American business leaders are very parochial in an increasingly global world. They prefer to keep young executives close to home, rarely encouraging them to seek global experience. I see some very adventurous Americans joining our M.B.A. program at INSEAD, but they are the exception. So are the big American companies like IBM that are moving top staff to the largest developing nations like Brazil, Russia, India and China. These four countries will soon make up nearly 40 percent of the world's population, with a combined GDP of $15.435 trillion, yet many senior U.S. executives still don't seem to get it. Their successors will need to understand how to exploit these new markets.
This is increasingly risky because corporations from other nations already do put global markets first. The big emerging markets are starting to create world-beating companies of their own and are already exporting top-quality managers to divisions throughout the world. Europe is full of companies like Schlumberger, the energy-services firm with joint headquarters in the United States and France, where the path to the top includes a trip around the world. At Schlumberger, rising executives move to a new country every two or three years, and after multiple moves they are ready to become truly global leaders.
An American's career path is still more likely to move from one office to another within a headquarters outside Chicago. But gaining international experience is critical for long-term success. Andrew Gould started in Schlumberger's internal audit department in Paris and ultimately, following other moves that allowed him to work in various global locations and learn about the company, he became CEO in 2003.
Many U.S. firms still operate at the regional level, encouraging their talent to stay close to home and avoid damage to their career path. While there are a few exceptions like P&G and United Technologies, the trend toward grounding talent has prevailed. Overall, there is widespread failure to manage people and their careers by strategically moving top performers to where they can learn the most and have the greatest impact.
International "tours of duty" allow executives to gain valuable experience working abroad. However, most U.S. executives use them to get rid of complainers or reward top performers. Neither approach is strategic. In order to encourage and further develop global-leadership talent, U.S. companies should consider the following:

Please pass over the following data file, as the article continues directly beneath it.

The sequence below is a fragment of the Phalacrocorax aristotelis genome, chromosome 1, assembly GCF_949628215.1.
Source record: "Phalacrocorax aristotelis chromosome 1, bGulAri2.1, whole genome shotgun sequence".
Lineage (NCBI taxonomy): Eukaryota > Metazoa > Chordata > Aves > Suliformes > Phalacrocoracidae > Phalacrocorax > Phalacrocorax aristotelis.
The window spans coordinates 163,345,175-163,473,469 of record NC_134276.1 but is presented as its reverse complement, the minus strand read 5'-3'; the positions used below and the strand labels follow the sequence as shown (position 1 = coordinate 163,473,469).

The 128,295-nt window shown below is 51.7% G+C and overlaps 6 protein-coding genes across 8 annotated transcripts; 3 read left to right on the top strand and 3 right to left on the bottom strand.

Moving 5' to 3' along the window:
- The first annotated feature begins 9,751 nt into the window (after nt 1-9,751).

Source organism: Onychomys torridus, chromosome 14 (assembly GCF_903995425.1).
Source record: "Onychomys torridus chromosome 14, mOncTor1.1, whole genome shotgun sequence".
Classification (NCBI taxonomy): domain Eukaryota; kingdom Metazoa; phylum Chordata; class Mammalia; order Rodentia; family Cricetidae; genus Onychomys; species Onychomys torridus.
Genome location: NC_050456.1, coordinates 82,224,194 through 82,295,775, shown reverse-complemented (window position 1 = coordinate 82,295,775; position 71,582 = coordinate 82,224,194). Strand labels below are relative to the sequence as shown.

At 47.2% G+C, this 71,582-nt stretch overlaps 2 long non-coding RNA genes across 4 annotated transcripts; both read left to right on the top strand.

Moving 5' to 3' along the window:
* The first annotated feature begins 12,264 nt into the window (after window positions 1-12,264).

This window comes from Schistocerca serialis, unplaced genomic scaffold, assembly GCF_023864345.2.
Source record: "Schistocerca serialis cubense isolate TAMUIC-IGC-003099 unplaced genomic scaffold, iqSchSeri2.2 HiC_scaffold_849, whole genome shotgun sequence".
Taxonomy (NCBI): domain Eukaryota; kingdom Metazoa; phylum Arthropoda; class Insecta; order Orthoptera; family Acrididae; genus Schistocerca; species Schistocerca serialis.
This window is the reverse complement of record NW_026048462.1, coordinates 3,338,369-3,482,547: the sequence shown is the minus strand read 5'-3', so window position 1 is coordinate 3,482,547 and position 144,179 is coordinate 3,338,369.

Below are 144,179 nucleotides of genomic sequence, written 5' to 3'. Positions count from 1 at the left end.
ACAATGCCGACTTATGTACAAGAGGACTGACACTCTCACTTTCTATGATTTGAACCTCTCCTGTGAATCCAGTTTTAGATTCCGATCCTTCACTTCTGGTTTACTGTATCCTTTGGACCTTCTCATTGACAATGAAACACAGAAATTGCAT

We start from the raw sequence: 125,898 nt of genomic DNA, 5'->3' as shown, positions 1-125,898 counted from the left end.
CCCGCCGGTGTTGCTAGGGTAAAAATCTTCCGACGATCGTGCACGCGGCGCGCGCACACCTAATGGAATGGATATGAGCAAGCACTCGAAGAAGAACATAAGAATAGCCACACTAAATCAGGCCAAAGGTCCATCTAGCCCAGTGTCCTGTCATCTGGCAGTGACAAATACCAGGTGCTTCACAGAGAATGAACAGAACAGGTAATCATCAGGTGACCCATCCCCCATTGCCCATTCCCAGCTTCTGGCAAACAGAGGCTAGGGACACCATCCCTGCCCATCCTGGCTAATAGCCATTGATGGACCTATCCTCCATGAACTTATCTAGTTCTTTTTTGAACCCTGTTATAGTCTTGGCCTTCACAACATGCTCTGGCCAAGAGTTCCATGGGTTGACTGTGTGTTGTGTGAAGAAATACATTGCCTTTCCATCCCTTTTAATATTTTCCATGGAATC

• Look to systematically identify talented young employees and strategically move a certain percentage of them each year.
• Place more emphasis on cultural diversity and make it clear that global experience is required for top jobs.
• Create a leadership-development institute at a central global location for "rising star" executives. PricewaterhouseCoopers, for example, selects aspiring leaders to go through a five-month leadership-development program known as the Genesis Park Initiative. The program convenes outside the United States, allowing executives to develop a more global perspective. Accenture selects 400 of its most promising managers to participate in a leadership program that develops multicultural teams to work on projects over a 10-month period.
• Build a "talent exchange" between the United States and the rest of the world. The U.S. arms of multinational corporations should consider identifying groups of up-and-coming executives in their 20s and 30s and arrange for an exchange with the same pool of executives from the European, South American and Asian divisions of the company.
Of course, companies can't do this alone. U.S. schools from kindergarten through college need to encourage students to study languages and spend semesters abroad. Guidance counselors should steer kids away from the usual semester-long Anglo pub crawls and toward China or India, or some other major emerging market. That is where the future lies for talented youths on the executive track—or any track.